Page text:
Eupatorium purpureum, Queen of the Meadow, Joe Pye Weed, Gravel Root
An American native plant, a moisture lover, producing large deep purple flowers in the fall. Boneset is named after a North American Indian medicine man named Joe Pye. Pye became famous for his ability to cure grateful New Englanders of typhus fever and other diseases.
Queen Of The Meadow
Queen of the Meadow grows in low places, dry woods, or meadows, in the northern, western, and middle states, flowering in August and September. Its trivial name, Joe Pye weed, is said to have become attached to it through an Indian of that name, who lived in New England and employed it as a diaphoretic to low fevers. The root is the medicinal part. As found in commerce, it consists of a blackish, woody caudex, from which proceed numerous long fibers, from 1 to 3 lines in diameter. Externally they are covered with a dark-brown, longitudinally-furrowed cortex, beneath which the internal portion is white, or whitish-yellow, according to its age, the last color being the oldest. It has an odor somewhat resembling old bay, and a slightly bitter, aromatic, and faintly astringent, but not unpleasant taste, and yields its properties to water by decoction, or to spirits.
The Latin name, Eupatorium, is derived from Eupator, a 1st century BCE king of Pontus, famed for his herbal skills. According to Pliny, Eupator was the first to use a plant of this genus for liver complaints. Gravel root was listed in the US Pharmacopoeia from 1820 to 1916 and the National Formulary from 1926 to 1950.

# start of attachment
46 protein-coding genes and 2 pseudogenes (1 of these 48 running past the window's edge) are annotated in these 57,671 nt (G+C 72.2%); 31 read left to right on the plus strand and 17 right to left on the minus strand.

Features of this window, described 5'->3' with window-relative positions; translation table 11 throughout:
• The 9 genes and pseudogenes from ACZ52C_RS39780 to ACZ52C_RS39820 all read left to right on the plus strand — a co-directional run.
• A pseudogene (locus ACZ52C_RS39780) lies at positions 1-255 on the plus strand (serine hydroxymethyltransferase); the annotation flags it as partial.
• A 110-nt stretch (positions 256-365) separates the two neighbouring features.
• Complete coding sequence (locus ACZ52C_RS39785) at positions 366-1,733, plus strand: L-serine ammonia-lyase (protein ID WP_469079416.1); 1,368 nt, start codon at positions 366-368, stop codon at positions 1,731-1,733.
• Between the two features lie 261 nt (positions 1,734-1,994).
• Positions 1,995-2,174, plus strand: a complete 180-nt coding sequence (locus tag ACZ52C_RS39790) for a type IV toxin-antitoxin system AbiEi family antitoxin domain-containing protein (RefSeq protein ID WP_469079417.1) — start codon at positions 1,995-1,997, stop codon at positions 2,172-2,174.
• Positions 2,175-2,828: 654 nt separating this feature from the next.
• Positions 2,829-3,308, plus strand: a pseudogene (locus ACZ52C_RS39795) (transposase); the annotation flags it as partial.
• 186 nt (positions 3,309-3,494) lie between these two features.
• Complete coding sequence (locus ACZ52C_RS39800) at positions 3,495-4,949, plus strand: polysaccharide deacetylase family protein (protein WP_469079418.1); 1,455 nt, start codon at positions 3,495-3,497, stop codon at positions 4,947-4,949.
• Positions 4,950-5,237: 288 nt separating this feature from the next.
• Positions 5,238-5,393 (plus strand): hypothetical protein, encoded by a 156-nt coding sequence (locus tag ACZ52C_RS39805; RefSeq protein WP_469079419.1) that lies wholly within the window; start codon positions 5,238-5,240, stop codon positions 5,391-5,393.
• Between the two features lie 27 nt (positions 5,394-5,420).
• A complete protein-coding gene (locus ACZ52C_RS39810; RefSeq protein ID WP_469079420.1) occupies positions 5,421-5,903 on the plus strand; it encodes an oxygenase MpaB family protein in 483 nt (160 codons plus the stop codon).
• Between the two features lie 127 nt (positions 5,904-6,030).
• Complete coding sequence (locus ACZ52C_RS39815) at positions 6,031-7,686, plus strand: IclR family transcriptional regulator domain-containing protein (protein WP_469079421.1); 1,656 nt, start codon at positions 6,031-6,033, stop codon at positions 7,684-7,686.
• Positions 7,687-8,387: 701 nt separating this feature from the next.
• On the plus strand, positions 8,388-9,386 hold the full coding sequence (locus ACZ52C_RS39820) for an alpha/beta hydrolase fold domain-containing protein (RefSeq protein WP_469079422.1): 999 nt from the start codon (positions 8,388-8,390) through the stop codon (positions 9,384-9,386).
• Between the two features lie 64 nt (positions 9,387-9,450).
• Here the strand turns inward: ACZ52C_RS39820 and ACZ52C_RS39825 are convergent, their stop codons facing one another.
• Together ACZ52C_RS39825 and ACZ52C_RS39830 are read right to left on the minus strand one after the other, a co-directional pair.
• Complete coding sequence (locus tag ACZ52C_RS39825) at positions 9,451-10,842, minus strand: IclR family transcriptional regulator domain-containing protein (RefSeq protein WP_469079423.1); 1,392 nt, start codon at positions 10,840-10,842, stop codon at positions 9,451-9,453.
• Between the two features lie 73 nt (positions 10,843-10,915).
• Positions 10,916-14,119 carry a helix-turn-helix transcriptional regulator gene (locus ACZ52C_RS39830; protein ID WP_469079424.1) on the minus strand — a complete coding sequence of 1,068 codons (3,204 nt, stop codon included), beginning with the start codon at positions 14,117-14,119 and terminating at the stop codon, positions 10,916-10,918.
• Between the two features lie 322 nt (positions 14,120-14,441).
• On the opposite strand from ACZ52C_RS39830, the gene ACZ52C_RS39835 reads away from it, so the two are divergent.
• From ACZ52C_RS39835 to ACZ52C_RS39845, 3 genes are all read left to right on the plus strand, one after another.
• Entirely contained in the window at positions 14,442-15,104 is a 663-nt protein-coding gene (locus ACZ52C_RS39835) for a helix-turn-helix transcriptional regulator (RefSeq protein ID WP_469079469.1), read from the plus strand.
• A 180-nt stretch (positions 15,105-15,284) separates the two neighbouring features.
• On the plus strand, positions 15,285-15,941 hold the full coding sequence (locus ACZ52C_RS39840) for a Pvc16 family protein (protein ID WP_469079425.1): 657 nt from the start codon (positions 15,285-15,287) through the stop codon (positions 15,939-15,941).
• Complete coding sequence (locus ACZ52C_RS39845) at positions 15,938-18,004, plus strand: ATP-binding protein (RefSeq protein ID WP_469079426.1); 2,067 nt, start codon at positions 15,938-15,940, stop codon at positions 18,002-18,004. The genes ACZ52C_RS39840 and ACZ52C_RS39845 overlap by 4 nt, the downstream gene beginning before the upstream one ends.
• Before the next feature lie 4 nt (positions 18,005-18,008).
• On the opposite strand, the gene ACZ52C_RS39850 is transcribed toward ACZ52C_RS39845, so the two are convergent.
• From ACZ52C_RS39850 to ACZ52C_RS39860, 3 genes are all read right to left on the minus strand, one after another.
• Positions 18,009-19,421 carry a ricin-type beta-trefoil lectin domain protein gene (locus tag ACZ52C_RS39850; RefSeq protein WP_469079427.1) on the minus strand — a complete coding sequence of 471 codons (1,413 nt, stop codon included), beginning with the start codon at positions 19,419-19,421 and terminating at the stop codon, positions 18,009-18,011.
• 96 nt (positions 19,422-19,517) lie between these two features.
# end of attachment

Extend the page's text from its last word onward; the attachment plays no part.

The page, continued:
There are at least thirty species of boneset in North America, with each receiving its name because of its effectiveness, not only in mending broken bones, but also because its effectiveness against breakbone fever (now called dengue), a mosquito-transmitted viral infection marked by chills, fever, headache, and muscle and bone pain. Dengue fever is common in tropical and subtropical regions and is the leading cause of childhood mortality in several Asian countries.
Boneset Popularity – Get Yours Here.
Boneset attained popularity about 1800 when a particularly virulent flu swept the East Coast and was characterized by intense bone pain. A specific reference to this was made by an early 19th-century physician (C.J. Hemple) who noted that the herb “so singly relieved the disease that it was familiarly called “bone-set”.
Boneset was used by many tribes of North America for a wide variety of ailments, including colds, sore throat, fever, flu, chills, menstrual irregularity, epilepsy, gonorrhea, kidney trouble, rheumatism, and to induce vomiting. The Mesquakies used the root to cure snakebites. One of their doctors, named McIntosh, used a leaf and flower tea to expel worms. The Iroquois, Mohegan, Menominee, Delaware, and Cherokee have all used bonesets to treat colds and fever. The Alabama relieved stomachache with boneset tea. It was also used by several tribes, including the Cherokee, as a laxative.
The Herb In Every House
Boneset was named in all early American books on medicinal plants, including Hand’s House Surgeon and Physician (1820). During the 19th century, very few houses did not have the herb hung from rafters for use at the first onset of chills and fever.
Boneset was used particularly in the 18th and 19th centuries, not only by Native Americans and pioneers but also by Civil War troops. Before the coming of aspirin, boneset was one of the remedies to treat the aches and fevers that accompanied various ailments.
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The Complete Medicinal Herbal, by Penelope Ody, Published by Dorling Kindersley